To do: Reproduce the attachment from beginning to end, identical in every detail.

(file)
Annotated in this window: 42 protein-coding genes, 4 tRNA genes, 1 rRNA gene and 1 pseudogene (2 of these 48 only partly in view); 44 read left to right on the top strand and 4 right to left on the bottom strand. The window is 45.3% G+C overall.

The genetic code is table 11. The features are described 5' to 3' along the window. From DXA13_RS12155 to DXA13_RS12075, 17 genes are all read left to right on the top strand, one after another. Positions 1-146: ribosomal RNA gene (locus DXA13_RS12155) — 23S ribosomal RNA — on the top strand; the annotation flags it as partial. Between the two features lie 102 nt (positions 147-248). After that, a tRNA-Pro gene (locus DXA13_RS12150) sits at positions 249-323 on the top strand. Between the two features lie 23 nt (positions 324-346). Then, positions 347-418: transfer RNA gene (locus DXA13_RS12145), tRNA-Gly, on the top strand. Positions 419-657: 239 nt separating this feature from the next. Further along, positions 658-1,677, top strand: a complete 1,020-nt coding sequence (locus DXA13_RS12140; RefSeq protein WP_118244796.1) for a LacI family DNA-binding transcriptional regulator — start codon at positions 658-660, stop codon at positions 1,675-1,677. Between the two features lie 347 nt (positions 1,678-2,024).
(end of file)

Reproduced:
Annotated in this window: 42 protein-coding genes, 4 tRNA genes, 1 rRNA gene and 1 pseudogene (2 of these 48 only partly in view); 44 read left to right on the top strand and 4 right to left on the bottom strand. The window is 45.3% G+C overall.

The genetic code is table 11. The features are described 5' to 3' along the window. From DXA13_RS12155 to DXA13_RS12075, 17 genes are all read left to right on the top strand, one after another. Positions 1-146: ribosomal RNA gene (locus DXA13_RS12155) — 23S ribosomal RNA — on the top strand; the annotation flags it as partial. Between the two features lie 102 nt (positions 147-248). After that, a tRNA-Pro gene (locus DXA13_RS12150) sits at positions 249-323 on the top strand. Between the two features lie 23 nt (positions 324-346). Then, positions 347-418: transfer RNA gene (locus DXA13_RS12145), tRNA-Gly, on the top strand. Positions 419-657: 239 nt separating this feature from the next. Further along, positions 658-1,677, top strand: a complete 1,020-nt coding sequence (locus DXA13_RS12140; RefSeq protein WP_118244796.1) for a LacI family DNA-binding transcriptional regulator — start codon at positions 658-660, stop codon at positions 1,675-1,677. Between the two features lie 347 nt (positions 1,678-2,024).